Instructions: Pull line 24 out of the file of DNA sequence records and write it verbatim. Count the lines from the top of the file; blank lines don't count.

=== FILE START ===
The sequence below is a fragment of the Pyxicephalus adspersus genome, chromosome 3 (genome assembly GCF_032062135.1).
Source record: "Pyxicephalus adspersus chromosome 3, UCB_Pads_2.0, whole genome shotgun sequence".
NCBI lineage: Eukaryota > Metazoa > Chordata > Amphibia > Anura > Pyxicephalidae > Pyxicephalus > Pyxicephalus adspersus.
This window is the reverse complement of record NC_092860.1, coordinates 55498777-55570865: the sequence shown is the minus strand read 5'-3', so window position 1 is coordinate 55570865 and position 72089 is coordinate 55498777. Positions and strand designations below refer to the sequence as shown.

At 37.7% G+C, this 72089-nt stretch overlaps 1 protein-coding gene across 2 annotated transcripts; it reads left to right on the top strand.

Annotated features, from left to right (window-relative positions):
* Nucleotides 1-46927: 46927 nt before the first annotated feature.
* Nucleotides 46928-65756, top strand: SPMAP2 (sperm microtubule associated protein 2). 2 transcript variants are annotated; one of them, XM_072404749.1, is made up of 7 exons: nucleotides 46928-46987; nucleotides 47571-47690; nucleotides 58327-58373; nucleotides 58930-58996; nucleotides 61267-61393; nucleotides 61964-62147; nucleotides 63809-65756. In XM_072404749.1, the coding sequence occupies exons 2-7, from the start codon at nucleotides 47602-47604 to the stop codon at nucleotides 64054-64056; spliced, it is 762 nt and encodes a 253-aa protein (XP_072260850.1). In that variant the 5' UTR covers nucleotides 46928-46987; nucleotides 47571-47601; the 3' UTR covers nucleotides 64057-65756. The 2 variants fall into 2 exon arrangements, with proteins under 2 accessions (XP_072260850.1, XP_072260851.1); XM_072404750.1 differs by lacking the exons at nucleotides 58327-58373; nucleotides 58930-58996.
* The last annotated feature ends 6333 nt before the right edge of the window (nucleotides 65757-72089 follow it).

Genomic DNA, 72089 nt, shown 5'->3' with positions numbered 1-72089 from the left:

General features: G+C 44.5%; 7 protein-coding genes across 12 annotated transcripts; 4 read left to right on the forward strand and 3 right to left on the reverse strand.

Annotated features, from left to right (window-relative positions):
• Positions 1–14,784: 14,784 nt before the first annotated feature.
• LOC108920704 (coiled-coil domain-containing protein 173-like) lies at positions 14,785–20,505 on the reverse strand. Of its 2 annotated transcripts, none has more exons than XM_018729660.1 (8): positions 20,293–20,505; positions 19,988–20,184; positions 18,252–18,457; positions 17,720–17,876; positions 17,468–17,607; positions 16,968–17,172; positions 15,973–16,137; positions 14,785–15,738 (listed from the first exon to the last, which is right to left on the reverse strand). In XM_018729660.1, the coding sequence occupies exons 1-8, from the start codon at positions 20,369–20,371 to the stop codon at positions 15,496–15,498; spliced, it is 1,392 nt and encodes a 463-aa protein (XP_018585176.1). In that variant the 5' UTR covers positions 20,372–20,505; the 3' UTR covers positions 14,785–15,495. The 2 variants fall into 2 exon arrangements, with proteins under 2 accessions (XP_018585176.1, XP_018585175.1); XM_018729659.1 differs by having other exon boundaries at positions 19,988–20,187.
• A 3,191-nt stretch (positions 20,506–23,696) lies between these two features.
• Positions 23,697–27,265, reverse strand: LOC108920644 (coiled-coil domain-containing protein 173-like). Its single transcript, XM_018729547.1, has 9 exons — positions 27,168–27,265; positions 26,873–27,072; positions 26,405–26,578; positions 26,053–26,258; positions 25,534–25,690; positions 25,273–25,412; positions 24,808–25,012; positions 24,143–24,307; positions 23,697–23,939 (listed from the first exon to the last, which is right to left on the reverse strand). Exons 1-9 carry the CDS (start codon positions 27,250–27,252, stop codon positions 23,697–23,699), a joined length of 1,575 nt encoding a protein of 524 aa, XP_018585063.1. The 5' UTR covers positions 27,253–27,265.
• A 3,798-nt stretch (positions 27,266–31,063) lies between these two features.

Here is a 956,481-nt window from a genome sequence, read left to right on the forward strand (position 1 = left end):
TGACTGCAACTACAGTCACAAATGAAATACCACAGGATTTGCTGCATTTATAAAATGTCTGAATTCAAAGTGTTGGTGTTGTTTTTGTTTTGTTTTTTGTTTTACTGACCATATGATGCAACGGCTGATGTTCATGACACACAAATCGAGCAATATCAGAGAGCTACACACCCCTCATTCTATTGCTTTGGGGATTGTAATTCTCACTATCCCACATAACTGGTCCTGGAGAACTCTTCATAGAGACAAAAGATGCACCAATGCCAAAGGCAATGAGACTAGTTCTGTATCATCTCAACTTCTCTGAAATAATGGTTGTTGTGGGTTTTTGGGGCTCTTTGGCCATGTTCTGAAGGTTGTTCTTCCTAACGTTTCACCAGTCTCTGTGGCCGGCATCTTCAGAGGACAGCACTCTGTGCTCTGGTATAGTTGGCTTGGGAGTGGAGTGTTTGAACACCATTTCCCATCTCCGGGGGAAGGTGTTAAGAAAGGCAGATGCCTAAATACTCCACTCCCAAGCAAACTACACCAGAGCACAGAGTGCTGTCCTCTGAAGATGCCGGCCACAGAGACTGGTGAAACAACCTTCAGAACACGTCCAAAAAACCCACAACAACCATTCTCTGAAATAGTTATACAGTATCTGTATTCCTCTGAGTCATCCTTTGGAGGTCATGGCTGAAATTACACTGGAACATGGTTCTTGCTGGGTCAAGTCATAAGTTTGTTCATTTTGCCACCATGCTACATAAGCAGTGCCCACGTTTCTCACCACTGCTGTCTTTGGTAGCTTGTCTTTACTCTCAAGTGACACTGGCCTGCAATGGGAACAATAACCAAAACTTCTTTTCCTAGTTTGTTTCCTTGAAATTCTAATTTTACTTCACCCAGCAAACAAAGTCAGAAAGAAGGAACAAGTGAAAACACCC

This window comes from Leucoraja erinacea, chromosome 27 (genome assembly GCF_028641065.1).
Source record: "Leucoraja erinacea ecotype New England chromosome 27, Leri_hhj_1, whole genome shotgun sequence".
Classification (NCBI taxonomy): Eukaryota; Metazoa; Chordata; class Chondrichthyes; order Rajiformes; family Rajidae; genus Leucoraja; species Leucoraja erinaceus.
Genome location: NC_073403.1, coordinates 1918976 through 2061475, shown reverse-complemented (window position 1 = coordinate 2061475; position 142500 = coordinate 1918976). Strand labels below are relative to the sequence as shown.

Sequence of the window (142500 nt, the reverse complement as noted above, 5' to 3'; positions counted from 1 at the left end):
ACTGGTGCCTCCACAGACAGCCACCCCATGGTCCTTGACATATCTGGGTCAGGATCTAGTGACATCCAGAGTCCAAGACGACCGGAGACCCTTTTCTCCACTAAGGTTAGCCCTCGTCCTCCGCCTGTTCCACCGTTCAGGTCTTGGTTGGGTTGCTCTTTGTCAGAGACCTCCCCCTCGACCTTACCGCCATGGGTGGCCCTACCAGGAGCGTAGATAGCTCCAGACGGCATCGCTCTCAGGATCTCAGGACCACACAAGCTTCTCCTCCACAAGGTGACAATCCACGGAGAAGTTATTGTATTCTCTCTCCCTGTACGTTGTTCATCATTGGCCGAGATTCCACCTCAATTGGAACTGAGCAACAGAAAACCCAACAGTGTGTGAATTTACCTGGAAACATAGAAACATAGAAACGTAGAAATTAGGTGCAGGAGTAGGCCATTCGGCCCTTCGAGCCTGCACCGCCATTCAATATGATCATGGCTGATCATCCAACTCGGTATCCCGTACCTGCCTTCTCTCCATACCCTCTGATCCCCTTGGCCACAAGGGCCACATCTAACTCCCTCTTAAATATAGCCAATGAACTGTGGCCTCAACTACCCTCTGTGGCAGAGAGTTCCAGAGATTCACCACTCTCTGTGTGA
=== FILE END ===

Sequence of the window (142500 nt, the reverse complement as noted above, 5' to 3'; positions counted from 1 at the left end):